How in the name of Greek buggery does this film get a 7.1 rating on IMDB, I found the film on someone’s top ten horror movies of all time, I am guessing that person must have still been experimenting with the hippy drugs of the 70’s at the time, this film bites the big one.
The quality of the video is holiday camcorder quality at best, the acting is porno like and you have a dog who runs as people fall down, the climax is even stranger, when they treat the dog like the devil in a spanish bullring.
Funniest scene of the film; After running down the dog, the ladies friend suggests that she should keep the dog as some form of security, that very night a rapist arrives as casually as the post man delivering letters, the only thing missing from the dialogue at this point was the rapist saying, ”Oh hello love, I am a cliché rapist, never seen you or met you before, but I just thought if I kick down enough doors my chances of finding a lady alone are bound to be good, well guess what, you are tonight’s winner”, the following day her friend asks how she is feeling after the attempted rape and she responds like she has just found out her taxes have gone up, as if it was just a mild irritation.
Worth a watch just for the funny / ridiculous element.
True facts about the film;
The film is based on a true story. While she was living in Hollywood with her husband, writer Romain Gary, actress Jean Seberg brought home a large white dog she had found on the street that seemed friendly and playful. However, when the animal saw her Black gardener, it attacked him viciously, injuring him. Afterward, the couple kept it in the backyard, but one day, it got out and attacked another Black man on the street but no one else. After this happened a third time, they realized that someone had trained the dog to attack and injure only Black people. Gary wrote a magazine piece about it for Life in 1970, which eventually became a fictionalized full-length book.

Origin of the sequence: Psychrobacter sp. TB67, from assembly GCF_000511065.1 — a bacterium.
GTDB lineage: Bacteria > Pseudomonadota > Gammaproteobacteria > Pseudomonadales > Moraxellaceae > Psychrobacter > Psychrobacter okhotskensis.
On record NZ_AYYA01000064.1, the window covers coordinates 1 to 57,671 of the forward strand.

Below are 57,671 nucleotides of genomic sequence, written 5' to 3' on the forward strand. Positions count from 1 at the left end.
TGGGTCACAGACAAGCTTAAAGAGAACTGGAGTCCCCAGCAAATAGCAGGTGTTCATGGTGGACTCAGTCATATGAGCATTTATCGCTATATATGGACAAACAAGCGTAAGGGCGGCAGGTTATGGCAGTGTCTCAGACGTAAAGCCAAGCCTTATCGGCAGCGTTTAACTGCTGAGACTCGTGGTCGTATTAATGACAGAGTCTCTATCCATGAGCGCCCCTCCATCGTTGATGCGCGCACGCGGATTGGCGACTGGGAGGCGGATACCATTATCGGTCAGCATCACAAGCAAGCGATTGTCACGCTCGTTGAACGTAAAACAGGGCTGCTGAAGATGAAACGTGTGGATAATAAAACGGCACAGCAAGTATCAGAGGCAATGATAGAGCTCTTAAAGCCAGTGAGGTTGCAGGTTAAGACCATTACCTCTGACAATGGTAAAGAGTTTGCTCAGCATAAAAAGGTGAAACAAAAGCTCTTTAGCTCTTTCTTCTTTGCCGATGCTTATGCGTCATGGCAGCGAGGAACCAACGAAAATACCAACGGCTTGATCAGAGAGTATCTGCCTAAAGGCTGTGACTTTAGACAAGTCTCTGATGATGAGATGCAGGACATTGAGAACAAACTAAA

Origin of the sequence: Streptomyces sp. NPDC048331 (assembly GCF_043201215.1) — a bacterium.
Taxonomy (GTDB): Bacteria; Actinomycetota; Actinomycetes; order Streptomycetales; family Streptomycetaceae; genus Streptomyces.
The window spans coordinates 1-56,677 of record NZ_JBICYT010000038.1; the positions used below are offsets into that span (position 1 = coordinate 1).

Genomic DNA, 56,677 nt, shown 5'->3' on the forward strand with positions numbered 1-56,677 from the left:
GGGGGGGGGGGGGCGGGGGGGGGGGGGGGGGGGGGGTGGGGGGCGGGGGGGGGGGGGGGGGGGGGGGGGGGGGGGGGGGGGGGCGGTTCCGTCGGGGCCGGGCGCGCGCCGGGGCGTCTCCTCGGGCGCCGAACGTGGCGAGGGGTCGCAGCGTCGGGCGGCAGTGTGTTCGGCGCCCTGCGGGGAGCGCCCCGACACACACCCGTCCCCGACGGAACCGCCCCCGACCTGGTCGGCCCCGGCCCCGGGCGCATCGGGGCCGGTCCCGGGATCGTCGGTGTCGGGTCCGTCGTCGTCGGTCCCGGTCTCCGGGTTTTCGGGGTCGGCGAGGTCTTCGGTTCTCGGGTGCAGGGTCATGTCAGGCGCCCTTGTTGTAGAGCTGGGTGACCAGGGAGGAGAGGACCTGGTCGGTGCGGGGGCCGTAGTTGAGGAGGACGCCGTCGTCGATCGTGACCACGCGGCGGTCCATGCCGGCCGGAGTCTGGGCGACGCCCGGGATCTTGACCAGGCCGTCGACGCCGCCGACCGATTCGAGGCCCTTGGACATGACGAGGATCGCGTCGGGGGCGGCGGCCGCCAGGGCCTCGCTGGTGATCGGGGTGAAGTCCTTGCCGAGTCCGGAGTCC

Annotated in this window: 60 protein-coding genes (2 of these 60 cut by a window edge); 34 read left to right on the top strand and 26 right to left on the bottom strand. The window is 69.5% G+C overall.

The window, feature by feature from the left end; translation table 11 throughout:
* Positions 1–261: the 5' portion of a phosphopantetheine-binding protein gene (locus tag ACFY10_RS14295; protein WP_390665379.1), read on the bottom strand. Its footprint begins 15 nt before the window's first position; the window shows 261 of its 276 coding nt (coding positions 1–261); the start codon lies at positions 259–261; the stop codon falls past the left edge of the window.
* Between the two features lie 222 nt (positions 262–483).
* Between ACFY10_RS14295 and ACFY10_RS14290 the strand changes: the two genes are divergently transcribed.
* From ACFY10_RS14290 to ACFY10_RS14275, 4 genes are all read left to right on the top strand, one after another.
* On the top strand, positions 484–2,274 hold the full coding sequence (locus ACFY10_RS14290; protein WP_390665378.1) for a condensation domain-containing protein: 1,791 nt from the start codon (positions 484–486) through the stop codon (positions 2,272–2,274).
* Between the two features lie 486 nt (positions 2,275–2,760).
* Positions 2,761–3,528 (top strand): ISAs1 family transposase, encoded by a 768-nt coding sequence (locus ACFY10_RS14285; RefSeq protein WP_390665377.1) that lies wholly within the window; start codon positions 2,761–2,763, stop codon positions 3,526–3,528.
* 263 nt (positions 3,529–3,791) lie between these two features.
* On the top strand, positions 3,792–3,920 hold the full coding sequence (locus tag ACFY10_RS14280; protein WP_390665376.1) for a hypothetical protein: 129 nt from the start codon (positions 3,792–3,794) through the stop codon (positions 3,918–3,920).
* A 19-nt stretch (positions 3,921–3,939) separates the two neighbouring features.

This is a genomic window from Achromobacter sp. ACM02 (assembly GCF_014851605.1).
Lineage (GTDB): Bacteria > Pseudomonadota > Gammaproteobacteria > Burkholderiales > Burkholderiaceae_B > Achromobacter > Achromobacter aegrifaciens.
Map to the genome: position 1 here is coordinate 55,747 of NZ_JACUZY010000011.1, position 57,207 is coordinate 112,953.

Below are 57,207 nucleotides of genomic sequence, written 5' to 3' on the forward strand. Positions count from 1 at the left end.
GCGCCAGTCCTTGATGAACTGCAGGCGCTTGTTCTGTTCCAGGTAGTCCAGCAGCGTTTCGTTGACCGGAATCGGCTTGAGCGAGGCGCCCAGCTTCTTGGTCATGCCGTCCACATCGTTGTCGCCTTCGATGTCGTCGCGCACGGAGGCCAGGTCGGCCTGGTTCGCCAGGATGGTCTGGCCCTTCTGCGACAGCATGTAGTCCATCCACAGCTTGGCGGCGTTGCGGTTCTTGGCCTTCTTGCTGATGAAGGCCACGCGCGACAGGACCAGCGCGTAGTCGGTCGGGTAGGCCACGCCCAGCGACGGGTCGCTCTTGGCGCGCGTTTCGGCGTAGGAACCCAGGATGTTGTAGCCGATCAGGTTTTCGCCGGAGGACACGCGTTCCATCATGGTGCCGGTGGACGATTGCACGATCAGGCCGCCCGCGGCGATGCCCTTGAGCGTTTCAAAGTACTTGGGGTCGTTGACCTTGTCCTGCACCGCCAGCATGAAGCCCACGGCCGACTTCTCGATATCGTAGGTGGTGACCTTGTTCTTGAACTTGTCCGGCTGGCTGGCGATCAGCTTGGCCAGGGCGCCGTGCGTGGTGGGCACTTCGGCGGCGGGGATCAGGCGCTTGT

In the original storylines based on the original script (like the book), Keys deprograms the dog to hate White people instead of Blacks. Once Samuel Fuller came on board, he quickly changed this storyline to simply rid the dog of its racist overtures.
The major reason the film was buried by Paramount was due to the criticism claims by the NAACP stating the film was trying to push a racist message across in its depictions of the dog’s actions while the film was in pre-production. Once a release date was set, the NAACP then threatened Paramount with boycotts which soon scared off executives largely due to the film’s subject matter. The film was then limited to a series of limited screenings throughout 1982 in cities such as Seattle, Denver and Detroit and Paramount finally aborted its release in the U.S. and shelved the film soon after. Paramount then tried to bury it for almost 25 years and yet the film was seen sporadically during this time appearing on cable and even a very brief, enjoyable run in art houses around the U.S. Paramount finally acknowledged the film and lifted its studio imposed ban by licensing the film as part of Criterion Collection, which released the film on DVD in 2008, more than 25 years after its intended and aborted release.